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The 10 Worst Things About Rick Perry (And Why It Would Be Really Bad If He Runs for President)

Rick Perry hasn't officially declared his candidacy, but ads are already on the air in Iowa. Here's why you should be worried he might run for president.

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8. Drill, baby, drill

Obviously the governor of Texas has some oil connections. But with Perry as a candidate, we're almost certain to have more of the sort of pro-oil, anti-environment rhetoric that suffused Sarah Palin's tenure on the Republican ticket.

After all, when the BP spill was still churning oil into the Gulf of Mexico, Perry called it  “just an act of God” and warned against any “knee-jerk reaction” that might include things like halting deepwater drilling until the dangers could be assessed. Unsurprisingly,  Perry also got $129,890 from the oil and gas industry for his last reelection campaign.

Increases in oil prices  tend to be good for Texas—bringing jobs and a rise in GDP for the state—but they're a drain on the rest of the country. And the last thing the country needs is a president who's more interested in maintaining oil profits than preventing more oil-related disasters.

9. Flip-flopping on immigration

Texas' population has grown 20 percent during Perry's time in office, and much of that growth has been immigration from Latin America. Up until he began toying with the idea of a presidential run, Perry was a moderate on immigration.

Even last year, he criticized Arizona's SB 1070, and way back in 2001 he signed the state DREAM Act into law. So why the sudden change?

Shani O. Hilton at ColorLines writes:

“...Perry’s apparently positioning himself to be a social conservative darling. On immigration, he recently  revived a bill that would crack down on so-called 'sanctuary' cities — localities where the government prohibits police officers from asking about the immigration status of legally detained residents.”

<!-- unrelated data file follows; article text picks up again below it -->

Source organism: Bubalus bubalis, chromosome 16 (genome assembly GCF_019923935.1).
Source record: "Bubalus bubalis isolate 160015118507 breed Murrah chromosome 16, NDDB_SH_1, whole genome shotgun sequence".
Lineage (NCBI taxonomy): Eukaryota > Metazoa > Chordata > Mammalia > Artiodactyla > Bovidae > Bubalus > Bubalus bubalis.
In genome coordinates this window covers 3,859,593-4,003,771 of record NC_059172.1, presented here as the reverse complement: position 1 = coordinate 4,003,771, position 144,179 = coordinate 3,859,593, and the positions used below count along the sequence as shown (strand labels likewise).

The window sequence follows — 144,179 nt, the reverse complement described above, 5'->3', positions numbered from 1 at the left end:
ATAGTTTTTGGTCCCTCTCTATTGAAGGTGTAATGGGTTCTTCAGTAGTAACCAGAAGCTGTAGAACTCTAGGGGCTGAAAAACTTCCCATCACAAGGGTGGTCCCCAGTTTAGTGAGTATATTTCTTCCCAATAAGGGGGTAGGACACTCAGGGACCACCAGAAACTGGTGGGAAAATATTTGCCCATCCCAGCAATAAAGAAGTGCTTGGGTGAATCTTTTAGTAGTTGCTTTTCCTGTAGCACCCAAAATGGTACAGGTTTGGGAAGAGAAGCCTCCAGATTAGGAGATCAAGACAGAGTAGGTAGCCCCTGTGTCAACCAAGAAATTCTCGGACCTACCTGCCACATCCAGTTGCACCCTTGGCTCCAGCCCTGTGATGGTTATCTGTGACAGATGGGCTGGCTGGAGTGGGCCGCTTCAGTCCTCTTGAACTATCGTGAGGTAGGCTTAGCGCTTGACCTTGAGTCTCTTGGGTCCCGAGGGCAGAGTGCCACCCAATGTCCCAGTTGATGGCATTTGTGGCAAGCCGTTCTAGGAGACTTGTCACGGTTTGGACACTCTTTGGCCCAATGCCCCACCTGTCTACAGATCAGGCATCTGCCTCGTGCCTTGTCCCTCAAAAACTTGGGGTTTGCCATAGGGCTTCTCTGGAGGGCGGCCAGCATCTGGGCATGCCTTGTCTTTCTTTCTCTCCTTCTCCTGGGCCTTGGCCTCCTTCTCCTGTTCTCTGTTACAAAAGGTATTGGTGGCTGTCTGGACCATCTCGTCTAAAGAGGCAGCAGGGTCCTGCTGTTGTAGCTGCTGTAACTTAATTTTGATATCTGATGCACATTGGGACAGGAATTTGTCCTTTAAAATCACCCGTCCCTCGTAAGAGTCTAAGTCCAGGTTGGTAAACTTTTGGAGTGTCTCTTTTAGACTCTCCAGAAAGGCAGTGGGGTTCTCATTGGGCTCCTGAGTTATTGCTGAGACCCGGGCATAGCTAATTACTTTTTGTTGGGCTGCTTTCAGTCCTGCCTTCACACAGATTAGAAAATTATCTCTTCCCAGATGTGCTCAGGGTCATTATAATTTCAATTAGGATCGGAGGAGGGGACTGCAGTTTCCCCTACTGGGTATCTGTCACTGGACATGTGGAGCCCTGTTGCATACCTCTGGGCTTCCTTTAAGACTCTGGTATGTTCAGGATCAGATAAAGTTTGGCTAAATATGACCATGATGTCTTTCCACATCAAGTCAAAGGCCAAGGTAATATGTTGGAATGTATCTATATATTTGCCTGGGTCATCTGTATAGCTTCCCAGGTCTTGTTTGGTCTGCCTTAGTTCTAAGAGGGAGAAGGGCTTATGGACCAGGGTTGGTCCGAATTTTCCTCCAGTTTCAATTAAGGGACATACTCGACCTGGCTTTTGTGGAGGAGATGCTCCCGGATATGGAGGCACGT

The sanctuary cities bill would allow police to inquire about immigration status of any person arrested or detained—even at a routine traffic stop.

It's worth noting that Perry's big business buddies oppose this legislation—and that his willingness to make them angry might just be the clearest sign yet that he's aiming for the national stage.

10. Executing an innocent man

Rick Perry has presided over the execution of 232 people, more than any other governor in history. (The previous record, 152, was held by George W. Bush.) Most of those are forgotten, but a few of them stick out.

Liliana Segura wrote:

“Outside of Texas, the name Cameron Todd Willingham did not mean much to most people until the fall of 2009. In a 17-page article published by  The New Yorker magazine, a curious and brave woman, a brilliant fire expert, and an investigative journalist re-opened the case against this man who was put to death for killing his children. The 'classic arson case' was picked apart, revealed to have been based on junk science and a misguided sense of expert intuition. Proof of the flawed fire investigation had been rushed to Rick Perry and the Texas Board of Pardons and Parole before the execution, to no avail. Five years later, the article uncovered new evidence to all but confirm what a number of people had suspected for years: That the state of Texas had executed an innocent man.”

Perry's utter lack of interest in examining the evidence of Willingham's innocence shows us something about the man, of course. (It won't be the first time a presidential candidate faces down a questionable execution on the campaign trail. Bill Clinton, back in 1992, interrupted his campaign in New Hampshire to fly home to Arkansas, where a severely mentally challenged man sat on death row. Clinton wasn't going back to stop the execution, though.  He was going to preside over it. And one of George W. Bush's first acts as governor of Texas was to reject clemency for a man who had severe brain damage and an IQ of 60.  He was executed the evening of Bush's inauguration.)